Work begins on demolition of harbor facilities
Published: November 14,2013
Tags: boat, boat storage shed, boater, boating, City of Ocean Springs, community development, Connie Moran, David Harris, demolition, Ocean Springs Harbor, restaurant, Southern Recycling and Demolition Inc., Thomas Hickman, tourism, tourist, visitor
OCEAN SPRINGS — Demolition has begun on a vacant boat storage shed and a restaurant will be come down next at the Ocean Springs Harbor.
The Sun Herald reports that Southern Recycling and Demolition Inc. of D’Iberville has 90 days to do the work.
Thomas Hickman, owner of Southern Recycling, said once workers get the sheet metal off, they will cut away the large bolts that hold the building’s main supports to the concrete base and a tractor will knock the building down in 30-foot sections.
Once the main structure is down on the boathouse, they will begin work on the harbor house restaurant building.
“We’ll start on the inside and take it down from the inside out,” he said. “That’s going to be a little tedious,” he said, because the building stands over piers that have to be preserved.
The large boat shed and the elevated restaurant must come down before Jackson County and Ocean Springs can add sidewalks and nautical lighting and boat trailer and car parking to the area. A bait shop will remain where it is with parking in front of it for cars.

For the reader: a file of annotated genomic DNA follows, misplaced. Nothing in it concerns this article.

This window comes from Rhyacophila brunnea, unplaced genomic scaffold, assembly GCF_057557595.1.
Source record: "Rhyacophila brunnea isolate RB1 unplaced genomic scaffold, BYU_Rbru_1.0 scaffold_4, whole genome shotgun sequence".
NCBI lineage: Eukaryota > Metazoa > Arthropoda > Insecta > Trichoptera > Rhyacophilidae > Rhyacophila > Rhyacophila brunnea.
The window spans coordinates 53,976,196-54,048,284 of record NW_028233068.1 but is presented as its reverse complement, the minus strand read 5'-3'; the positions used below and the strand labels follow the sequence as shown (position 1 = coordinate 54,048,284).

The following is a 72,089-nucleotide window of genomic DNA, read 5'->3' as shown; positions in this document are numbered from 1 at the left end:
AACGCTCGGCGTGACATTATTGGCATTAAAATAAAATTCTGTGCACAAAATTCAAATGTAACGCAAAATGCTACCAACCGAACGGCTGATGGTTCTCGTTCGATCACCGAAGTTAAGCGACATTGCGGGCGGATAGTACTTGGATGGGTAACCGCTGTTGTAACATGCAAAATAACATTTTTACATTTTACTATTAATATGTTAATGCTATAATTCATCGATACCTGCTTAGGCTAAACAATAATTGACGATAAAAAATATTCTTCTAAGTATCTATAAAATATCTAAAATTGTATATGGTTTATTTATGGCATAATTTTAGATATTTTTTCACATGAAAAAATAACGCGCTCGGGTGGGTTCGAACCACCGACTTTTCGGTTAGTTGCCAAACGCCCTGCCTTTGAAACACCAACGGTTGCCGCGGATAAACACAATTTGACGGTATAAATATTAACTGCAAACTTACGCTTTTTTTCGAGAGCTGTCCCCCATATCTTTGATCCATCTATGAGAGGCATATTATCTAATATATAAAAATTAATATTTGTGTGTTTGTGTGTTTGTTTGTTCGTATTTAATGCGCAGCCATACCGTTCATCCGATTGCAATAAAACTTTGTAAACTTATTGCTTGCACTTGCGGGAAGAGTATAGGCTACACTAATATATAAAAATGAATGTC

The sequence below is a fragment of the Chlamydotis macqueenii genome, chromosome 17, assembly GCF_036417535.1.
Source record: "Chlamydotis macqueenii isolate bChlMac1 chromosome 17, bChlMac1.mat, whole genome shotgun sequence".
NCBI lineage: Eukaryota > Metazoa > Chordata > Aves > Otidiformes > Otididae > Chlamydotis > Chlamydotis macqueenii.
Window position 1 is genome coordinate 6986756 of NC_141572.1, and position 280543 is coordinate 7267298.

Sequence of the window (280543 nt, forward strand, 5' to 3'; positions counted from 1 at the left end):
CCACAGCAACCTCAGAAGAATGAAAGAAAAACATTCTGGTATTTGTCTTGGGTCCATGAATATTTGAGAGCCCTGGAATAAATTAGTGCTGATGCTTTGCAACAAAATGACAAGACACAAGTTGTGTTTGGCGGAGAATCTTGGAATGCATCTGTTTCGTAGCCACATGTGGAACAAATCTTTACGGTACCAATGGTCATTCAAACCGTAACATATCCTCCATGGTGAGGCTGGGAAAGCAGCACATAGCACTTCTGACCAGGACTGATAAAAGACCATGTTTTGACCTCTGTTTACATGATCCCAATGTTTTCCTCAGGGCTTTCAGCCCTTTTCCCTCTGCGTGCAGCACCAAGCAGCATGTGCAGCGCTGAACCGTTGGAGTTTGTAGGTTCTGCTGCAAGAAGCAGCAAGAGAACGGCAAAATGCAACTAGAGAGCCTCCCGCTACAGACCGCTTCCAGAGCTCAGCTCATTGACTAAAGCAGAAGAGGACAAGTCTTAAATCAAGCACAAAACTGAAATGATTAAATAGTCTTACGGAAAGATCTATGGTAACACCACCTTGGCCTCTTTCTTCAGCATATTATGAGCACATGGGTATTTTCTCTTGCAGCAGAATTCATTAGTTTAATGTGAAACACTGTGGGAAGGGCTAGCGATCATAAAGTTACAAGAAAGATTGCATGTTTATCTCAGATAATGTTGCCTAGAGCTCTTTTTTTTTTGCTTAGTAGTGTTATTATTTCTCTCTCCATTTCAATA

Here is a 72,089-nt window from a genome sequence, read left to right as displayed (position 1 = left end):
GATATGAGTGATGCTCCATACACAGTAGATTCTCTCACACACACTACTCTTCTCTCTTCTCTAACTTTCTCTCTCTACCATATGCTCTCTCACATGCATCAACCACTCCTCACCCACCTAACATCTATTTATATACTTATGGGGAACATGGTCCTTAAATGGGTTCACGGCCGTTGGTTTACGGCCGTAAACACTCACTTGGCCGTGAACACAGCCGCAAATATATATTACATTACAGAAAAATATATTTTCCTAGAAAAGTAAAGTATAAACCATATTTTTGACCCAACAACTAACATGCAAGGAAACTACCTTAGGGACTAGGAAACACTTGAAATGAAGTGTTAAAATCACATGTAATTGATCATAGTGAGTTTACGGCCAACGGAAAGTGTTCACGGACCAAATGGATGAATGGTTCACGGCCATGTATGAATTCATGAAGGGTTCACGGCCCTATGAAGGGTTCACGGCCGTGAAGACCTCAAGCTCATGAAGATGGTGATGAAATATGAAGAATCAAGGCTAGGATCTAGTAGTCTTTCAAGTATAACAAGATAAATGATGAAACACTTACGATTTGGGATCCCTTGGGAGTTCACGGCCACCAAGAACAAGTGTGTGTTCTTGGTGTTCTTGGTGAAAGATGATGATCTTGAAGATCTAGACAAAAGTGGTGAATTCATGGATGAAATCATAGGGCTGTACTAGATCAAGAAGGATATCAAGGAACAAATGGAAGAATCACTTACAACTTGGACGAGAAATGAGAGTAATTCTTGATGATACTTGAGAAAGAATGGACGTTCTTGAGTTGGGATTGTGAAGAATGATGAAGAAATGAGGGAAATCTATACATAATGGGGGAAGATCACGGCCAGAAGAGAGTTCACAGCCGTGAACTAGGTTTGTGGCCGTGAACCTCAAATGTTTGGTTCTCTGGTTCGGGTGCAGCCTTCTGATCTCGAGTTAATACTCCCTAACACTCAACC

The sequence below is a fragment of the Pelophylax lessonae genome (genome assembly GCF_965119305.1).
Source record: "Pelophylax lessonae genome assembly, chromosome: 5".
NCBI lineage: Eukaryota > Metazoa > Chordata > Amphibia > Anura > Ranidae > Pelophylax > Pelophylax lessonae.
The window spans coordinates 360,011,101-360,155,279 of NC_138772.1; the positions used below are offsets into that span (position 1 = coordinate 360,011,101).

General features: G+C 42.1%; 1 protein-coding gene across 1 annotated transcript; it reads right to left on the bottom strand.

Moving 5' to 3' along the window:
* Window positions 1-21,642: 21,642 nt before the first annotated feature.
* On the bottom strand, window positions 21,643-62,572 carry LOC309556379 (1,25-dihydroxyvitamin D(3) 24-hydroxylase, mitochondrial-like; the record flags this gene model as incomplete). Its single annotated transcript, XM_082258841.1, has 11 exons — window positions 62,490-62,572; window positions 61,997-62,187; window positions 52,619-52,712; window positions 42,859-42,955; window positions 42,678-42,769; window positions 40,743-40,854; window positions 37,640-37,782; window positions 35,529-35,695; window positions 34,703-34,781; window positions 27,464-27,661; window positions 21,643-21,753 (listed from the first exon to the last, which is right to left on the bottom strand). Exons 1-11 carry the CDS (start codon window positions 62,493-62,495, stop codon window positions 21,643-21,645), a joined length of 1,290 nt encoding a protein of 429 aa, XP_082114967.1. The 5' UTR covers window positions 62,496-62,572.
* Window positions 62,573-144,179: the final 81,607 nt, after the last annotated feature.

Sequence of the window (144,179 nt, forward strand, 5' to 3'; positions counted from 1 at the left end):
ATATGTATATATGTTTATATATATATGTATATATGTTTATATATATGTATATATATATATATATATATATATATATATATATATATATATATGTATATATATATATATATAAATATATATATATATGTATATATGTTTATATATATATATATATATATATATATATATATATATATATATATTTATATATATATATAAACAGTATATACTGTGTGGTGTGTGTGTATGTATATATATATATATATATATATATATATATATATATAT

The huge metal boat shed, big enough to hold 167 boats, was almost an anomaly in a city that frowned on metal buildings in general.
It was built by David Harris, former director of the Blossman YMCA. Then Harris, and the family business, added a restaurant and that’s when the legal battle began.
Friends of the Ocean Springs Harbor formed and took the business to court as a zoning violation and won.
A tug-of-war formed between neighbors and city leaders who wanted to see businesses at the working harbor or favored Harbor Landing for the boat storage it provided in a harbor with limited slips.
The Mississippi Department of Marine Resources bought Harbor Landing and the property will be returned to green space.
That green space will coincide with a new $863,000 harbor improvement project, a joint effort with the city and Jackson County that will move the harbor road and add amenities.
Alderman John Gill said this week, “Even though most fishermen in town don’t want to see the boat shed go, with it gone and the restaurant gone, Ocean Springs will get back its quaint, pristine harbor, back to its original state.”
Mayor Connie Moran said she would like to have seen the boat shed fixed up like ones in Biloxi. She said it was a convenience for fishermen and kept congestion down, boats and trailers going through the city downtown on the weekends.
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